Adnan Syed has spent 18 years behind bars and, during that time, he has consistently claimed that he is innocent of murdering his high school girlfriend, 18-year-old Hae Min Lee.
Now, Syed’s lawyers have made it to court in a bid to secure his freedom.
Syed was convicted for the murder of his high school girlfriend, 18-year-old Hae Min Lee, whose strangled body was found in Baltimore in 1999.
His hearing – which occurred in 2000 – received little notice beyond the local area at the time, and Syed was sentenced to life in prison.
But, 13 years later, producer and presenter Sarah Koenig told the story in all its minutiae via her 2014 12-episode podcast, Serial, which revisited the evidence of the trial and questioned the legitimacy of the case against Syed (as well as his legal representation).
The podcast went viral not long after its release and theories cropped up all over social media, with people intent on getting to the bottom of the story.
By the end of the 12-episode series, listeners were on tenterhooks, unsure as to Syed’s guilt and desperate for him to have a retrial.
Now, it seems as if their wish may be granted: Syed’s lawyers appeared at the Maryland Court of Appeals earlier this month, after the state opposed a judge’s order to get a new trial.
“We’ve got someone who was unconstitutionally convicted, who I personally believe is innocent, who is sitting in jail right now,” Syed’s lawyer Justin Brown told The Tribune.
Those believing in Syed's innocence were given hope when he was granted a new trial last year. However, when two women came forward to challenged McClain's testimony as a witness, the case seemingly crumbled.
The two gave sworn statements, in which they recalled a heated exchange with McClain in 1999 during class.
During the argument, they allege, she told them that she believed Syed was innocent of the killing of his 18-year-old ex-girlfriend Hae Min Lee, and wanted to help him.
She believed so much in Adnan's innocence that she would make up a lie to prove he couldn't have done it.
“She believed so much in Adnan's innocence that she would make up a lie to prove he couldn't have done it,” they wrote in a letter.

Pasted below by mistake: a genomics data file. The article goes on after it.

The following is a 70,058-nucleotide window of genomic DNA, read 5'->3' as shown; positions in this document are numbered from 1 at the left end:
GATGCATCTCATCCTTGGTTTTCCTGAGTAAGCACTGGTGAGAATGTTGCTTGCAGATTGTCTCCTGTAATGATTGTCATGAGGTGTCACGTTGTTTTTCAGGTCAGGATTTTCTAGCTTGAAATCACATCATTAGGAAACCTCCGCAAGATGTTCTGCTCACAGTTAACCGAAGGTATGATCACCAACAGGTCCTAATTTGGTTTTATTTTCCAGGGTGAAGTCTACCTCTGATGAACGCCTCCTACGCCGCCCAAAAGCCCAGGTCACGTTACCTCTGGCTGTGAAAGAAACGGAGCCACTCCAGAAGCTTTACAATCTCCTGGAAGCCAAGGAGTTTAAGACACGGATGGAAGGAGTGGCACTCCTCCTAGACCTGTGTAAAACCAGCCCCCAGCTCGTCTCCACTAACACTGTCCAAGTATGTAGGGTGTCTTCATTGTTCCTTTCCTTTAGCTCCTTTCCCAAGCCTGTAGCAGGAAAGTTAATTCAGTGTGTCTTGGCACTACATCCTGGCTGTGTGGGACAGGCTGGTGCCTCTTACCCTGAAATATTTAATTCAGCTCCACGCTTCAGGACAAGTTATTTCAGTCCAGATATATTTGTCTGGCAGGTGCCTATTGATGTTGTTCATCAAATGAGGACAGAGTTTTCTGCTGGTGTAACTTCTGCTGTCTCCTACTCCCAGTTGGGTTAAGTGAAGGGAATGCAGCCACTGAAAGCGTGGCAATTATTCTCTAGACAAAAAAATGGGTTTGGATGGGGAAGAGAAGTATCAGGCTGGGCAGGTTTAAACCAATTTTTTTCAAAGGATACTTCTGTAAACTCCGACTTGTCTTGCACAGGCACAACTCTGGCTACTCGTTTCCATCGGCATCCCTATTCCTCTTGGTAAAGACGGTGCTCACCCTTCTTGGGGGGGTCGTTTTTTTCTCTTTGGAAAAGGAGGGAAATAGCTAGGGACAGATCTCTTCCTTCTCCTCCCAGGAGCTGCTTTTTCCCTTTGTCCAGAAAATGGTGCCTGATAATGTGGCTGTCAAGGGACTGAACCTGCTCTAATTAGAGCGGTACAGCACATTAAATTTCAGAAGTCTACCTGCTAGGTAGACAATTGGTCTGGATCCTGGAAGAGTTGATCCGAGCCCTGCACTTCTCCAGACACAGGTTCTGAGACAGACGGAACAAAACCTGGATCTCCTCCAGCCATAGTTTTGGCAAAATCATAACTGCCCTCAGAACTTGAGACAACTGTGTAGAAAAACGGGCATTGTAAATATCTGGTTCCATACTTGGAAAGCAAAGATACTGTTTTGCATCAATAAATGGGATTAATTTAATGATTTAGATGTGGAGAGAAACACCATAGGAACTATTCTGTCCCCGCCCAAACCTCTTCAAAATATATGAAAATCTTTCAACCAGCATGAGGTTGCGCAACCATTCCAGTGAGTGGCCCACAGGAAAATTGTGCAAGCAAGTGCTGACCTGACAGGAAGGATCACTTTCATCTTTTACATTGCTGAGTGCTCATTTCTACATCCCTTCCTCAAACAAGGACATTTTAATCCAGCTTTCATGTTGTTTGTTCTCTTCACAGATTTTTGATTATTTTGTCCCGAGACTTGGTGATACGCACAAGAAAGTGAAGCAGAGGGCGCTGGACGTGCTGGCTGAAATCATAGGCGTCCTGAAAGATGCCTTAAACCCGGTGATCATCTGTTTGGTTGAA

“Both my sister and I (more so my sister) argued with Asia about how serious this situation was. She just said that it wouldn't hurt anything — that if he was truly guilty, then he would be convicted. I'm not sure what can come of this information but I felt I had to let someone know.”
However Brown has appealed this ruling - and he hopes that a retrial will finally be approved, after focusing on holes in the state’s case against Syed. In particular, he highlighted a disclaimer included with mobile phone tower records presented during the trial, which specified that “[a]ny incoming calls will NOT be considered reliable for location.”
Despite this, the state used the fact that Syed received two incoming calls the day Lee was murdered to put Syed in the area of where her body was discovered. These calls also supported the state’s witness, Jay Wilds, who said he was with Syed at that time helping to dispose of Lee’s body in Leakin Park.
“This is a piece of paper that says incoming phone calls are not reliable,” said Brown, in an interview with ABC News. “It says you can’t use this kind of information, this kind of proof in court. That’s how I interpret that document, so when someone fails to utilise that, that’s a defense attorney’s dream.”
Brown also asked the state to consider the issue of Syed’s missing alibi, Asia McClain Chapman.
Another student of Woodlawn High School, McClain claimed to have seen Syed at Woodlawn Library at the same time prosecutors believe that Lee was killed. However Syed’s late lawyer, Cristina Gutierrez, never called McLain to testify at Syed’s trial – a fact which many people find strange.
“[There’s] nothing more powerful for a defence than an alibi,” argued Brown. “She just needed to pick up a telephone [and call McClain].
However Thiru Vignarajah, a special assistant attorney general, argued against Brown, insisting that Gutierrez worked hard to present an alibi for Syed’s defence and spoke to multiple witnesses who gave conflicting information (none of whom supported McClain’s claims that he had been in the library).
The judges will consider both Vignarajah and Brown’s statements before determining whether a retrial will be granted. It is unclear when the court will rule on the case.
Speaking outside the court, Brown said: “Some things are bigger and more important than technicalities. We’ve got someone who was unconstitutionally convicted, who I personally believe was innocent, who’s sitting in jail right now.
“We want the courts to look at the big picture and look and see whether this conviction was constitutional. Were all the rules followed in obtaining this conviction? We say there’s severe problems with it and we’re asking for a new trial.”
Rabia Chaudry, the author of Adnan’s Story: The Search for Justice for Adnan Syed, added that Syed (who is currently fasting for the Muslim holy month of Ramadan) “is in good spirits”.
She also thanked Serial producers for helping bring her friend’s story to life, saying: “We got fundraising done, we got new investigators, we found new evidence, it couldn’t have happened without Serial.
“Now we just want him to get a new trial.”
It is unlikely that Lee’s family will be pleased about the news, however.
They released a statement in February maintaining their belief in Syed’s guilt, saying that the retrial has “reopened wounds few can imagine.”